Dealing with emotions can be very difficult. We’ve been trained to believe that strong emotions should be suppressed. And at times, we also have (sometimes unspoken) societal and organizational rules against expressing them. Or we actually never learned a language to accurately describe our emotions.
Current days, I would think anger and stress are two of the emotions we most commonly see in the workplace, or rather the term we use most frequently. These expression often mask for deeper feelings that we could and should describe in a more precise ways, which could be better to develop greater levels of emotional agility.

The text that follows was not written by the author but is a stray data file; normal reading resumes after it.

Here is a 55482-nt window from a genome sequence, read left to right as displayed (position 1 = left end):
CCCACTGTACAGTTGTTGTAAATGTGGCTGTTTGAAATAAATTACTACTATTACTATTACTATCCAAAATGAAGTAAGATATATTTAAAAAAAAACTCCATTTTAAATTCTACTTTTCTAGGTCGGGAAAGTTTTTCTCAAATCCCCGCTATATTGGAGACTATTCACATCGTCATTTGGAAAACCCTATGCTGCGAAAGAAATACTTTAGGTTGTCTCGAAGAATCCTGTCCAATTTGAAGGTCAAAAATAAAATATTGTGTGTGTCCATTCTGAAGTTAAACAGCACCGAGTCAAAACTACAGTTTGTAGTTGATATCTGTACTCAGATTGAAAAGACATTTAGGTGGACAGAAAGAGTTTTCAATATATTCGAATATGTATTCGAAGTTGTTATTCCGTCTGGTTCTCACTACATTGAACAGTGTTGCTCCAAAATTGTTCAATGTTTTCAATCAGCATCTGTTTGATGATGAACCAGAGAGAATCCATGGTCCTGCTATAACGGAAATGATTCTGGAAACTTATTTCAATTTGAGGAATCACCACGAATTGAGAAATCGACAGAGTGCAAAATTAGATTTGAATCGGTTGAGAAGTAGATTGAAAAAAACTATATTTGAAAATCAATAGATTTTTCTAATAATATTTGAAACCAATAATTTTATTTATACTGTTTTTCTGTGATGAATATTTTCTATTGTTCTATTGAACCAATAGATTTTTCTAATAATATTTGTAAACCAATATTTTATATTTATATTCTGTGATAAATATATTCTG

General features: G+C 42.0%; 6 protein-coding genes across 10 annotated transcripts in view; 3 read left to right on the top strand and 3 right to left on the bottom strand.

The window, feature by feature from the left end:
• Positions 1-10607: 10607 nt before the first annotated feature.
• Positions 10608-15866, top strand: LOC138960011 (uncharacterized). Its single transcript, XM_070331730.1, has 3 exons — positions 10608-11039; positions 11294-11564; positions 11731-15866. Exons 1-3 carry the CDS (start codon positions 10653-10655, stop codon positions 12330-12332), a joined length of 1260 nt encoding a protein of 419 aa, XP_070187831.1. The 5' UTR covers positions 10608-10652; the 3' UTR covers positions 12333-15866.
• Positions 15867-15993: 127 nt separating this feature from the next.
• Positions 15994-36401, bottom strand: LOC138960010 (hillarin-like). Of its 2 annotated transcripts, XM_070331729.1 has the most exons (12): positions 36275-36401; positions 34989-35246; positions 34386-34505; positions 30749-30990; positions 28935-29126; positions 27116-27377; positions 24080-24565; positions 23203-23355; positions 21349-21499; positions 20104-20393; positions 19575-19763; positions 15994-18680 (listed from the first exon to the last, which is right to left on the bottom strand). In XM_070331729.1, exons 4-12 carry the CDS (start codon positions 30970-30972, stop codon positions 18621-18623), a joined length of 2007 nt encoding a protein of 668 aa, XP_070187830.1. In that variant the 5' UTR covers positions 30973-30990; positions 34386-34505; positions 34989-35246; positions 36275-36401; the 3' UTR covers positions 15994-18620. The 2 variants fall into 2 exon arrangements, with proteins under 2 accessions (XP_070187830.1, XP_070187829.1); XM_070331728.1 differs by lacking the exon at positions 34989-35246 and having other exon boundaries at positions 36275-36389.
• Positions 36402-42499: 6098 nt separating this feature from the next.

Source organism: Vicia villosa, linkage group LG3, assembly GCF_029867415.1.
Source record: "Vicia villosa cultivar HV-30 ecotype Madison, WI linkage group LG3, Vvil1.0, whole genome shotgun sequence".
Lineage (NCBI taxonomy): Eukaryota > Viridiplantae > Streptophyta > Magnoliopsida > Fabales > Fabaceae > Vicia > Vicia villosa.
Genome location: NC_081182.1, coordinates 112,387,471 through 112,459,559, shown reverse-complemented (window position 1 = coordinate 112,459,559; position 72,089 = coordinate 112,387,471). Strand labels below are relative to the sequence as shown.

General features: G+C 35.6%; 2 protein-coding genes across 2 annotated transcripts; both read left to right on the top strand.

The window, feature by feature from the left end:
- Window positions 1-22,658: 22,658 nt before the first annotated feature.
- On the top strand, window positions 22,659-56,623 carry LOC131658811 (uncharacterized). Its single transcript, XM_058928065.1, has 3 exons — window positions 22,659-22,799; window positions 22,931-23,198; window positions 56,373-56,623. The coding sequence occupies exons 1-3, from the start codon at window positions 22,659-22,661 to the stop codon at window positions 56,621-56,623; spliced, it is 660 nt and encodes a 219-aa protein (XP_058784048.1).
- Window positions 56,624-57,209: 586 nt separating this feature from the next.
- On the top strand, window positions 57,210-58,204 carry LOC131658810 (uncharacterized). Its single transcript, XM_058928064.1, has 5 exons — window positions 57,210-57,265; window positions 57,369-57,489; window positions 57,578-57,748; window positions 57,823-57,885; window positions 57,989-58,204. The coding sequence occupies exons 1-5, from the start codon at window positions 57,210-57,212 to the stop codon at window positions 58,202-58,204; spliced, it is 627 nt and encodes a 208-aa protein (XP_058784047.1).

Emotional agility is a critical capability which enables us to interact more successfully with ourselves and the world. Personally our interaction with ourselves is much more critical to the outside world, our internal dialogue can either made or kill us.
Some research suggest that when people don’t acknowledge and address their emotions, they display lower well-being and more physical symptoms of stress, like headaches. On the greener side, having the right vocabulary allows us to see the real issue at hand – to take a messy experience, understand it better, and build a roadmap to address the problem.
Among the recognised solution to get in touch with our internal feelings and emotion would be, journaling.
Give it a shot and see what happens.
Categories: Reading Notes